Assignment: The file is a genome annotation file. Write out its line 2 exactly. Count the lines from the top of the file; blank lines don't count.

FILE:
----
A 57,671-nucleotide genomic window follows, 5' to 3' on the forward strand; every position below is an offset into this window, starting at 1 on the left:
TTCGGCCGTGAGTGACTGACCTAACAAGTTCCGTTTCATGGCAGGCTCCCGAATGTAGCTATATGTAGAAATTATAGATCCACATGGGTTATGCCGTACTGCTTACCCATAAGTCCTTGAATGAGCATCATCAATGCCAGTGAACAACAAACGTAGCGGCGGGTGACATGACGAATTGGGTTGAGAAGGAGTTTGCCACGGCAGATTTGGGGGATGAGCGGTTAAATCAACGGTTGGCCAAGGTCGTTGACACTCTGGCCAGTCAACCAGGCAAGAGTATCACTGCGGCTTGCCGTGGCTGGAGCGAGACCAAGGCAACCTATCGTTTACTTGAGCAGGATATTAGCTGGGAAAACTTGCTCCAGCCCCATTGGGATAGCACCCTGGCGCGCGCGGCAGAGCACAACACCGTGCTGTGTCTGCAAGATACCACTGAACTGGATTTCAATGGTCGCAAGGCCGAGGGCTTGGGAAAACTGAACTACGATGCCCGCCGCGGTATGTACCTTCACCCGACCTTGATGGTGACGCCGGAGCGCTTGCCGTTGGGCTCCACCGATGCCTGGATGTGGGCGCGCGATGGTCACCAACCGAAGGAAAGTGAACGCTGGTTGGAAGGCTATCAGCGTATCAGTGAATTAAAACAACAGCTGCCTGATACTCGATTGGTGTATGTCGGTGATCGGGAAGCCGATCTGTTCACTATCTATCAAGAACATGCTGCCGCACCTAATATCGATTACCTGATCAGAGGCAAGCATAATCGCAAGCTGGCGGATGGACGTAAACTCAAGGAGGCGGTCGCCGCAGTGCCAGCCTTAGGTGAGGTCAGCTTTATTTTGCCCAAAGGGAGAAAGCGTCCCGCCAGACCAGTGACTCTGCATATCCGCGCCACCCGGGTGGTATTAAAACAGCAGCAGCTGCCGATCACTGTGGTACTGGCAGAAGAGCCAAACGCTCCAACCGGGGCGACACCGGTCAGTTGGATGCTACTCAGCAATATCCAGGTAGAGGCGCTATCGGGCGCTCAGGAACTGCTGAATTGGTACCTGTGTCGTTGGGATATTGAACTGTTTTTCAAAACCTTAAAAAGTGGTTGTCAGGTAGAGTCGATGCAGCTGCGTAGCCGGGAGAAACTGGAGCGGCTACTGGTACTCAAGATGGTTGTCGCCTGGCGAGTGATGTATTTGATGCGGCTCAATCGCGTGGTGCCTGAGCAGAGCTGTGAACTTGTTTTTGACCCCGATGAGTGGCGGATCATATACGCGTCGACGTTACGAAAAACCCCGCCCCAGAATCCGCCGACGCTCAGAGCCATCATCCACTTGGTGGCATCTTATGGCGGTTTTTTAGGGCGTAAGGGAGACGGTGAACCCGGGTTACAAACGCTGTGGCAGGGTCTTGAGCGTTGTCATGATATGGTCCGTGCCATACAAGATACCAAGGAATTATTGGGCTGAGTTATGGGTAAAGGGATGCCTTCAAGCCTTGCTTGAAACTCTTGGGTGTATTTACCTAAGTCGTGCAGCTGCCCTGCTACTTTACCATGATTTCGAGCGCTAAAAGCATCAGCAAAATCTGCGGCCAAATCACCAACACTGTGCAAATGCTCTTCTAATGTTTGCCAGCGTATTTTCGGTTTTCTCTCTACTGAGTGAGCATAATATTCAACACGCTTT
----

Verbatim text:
TTCGGCCGTGAGTGACTGACCTAACAAGTTCCGTTTCATGGCAGGCTCCCGAATGTAGCTATATGTAGAAATTATAGATCCACATGGGTTATGCCGTACTGCTTACCCATAAGTCCTTGAATGAGCATCATCAATGCCAGTGAACAACAAACGTAGCGGCGGGTGACATGACGAATTGGGTTGAGAAGGAGTTTGCCACGGCAGATTTGGGGGATGAGCGGTTAAATCAACGGTTGGCCAAGGTCGTTGACACTCTGGCCAGTCAACCAGGCAAGAGTATCACTGCGGCTTGCCGTGGCTGGAGCGAGACCAAGGCAACCTATCGTTTACTTGAGCAGGATATTAGCTGGGAAAACTTGCTCCAGCCCCATTGGGATAGCACCCTGGCGCGCGCGGCAGAGCACAACACCGTGCTGTGTCTGCAAGATACCACTGAACTGGATTTCAATGGTCGCAAGGCCGAGGGCTTGGGAAAACTGAACTACGATGCCCGCCGCGGTATGTACCTTCACCCGACCTTGATGGTGACGCCGGAGCGCTTGCCGTTGGGCTCCACCGATGCCTGGATGTGGGCGCGCGATGGTCACCAACCGAAGGAAAGTGAACGCTGGTTGGAAGGCTATCAGCGTATCAGTGAATTAAAACAACAGCTGCCTGATACTCGATTGGTGTATGTCGGTGATCGGGAAGCCGATCTGTTCACTATCTATCAAGAACATGCTGCCGCACCTAATATCGATTACCTGATCAGAGGCAAGCATAATCGCAAGCTGGCGGATGGACGTAAACTCAAGGAGGCGGTCGCCGCAGTGCCAGCCTTAGGTGAGGTCAGCTTTATTTTGCCCAAAGGGAGAAAGCGTCCCGCCAGACCAGTGACTCTGCATATCCGCGCCACCCGGGTGGTATTAAAACAGCAGCAGCTGCCGATCACTGTGGTACTGGCAGAAGAGCCAAACGCTCCAACCGGGGCGACACCGGTCAGTTGGATGCTACTCAGCAATATCCAGGTAGAGGCGCTATCGGGCGCTCAGGAACTGCTGAATTGGTACCTGTGTCGTTGGGATATTGAACTGTTTTTCAAAACCTTAAAAAGTGGTTGTCAGGTAGAGTCGATGCAGCTGCGTAGCCGGGAGAAACTGGAGCGGCTACTGGTACTCAAGATGGTTGTCGCCTGGCGAGTGATGTATTTGATGCGGCTCAATCGCGTGGTGCCTGAGCAGAGCTGTGAACTTGTTTTTGACCCCGATGAGTGGCGGATCATATACGCGTCGACGTTACGAAAAACCCCGCCCCAGAATCCGCCGACGCTCAGAGCCATCATCCACTTGGTGGCATCTTATGGCGGTTTTTTAGGGCGTAAGGGAGACGGTGAACCCGGGTTACAAACGCTGTGGCAGGGTCTTGAGCGTTGTCATGATATGGTCCGTGCCATACAAGATACCAAGGAATTATTGGGCTGAGTTATGGGTAAAGGGATGCCTTCAAGCCTTGCTTGAAACTCTTGGGTGTATTTACCTAAGTCGTGCAGCTGCCCTGCTACTTTACCATGATTTCGAGCGCTAAAAGCATCAGCAAAATCTGCGGCCAAATCACCAACACTGTGCAAATGCTCTTCTAATGTTTGCCAGCGTATTTTCGGTTTTCTCTCTACTGAGTGAGCATAATATTCAACACGCTTT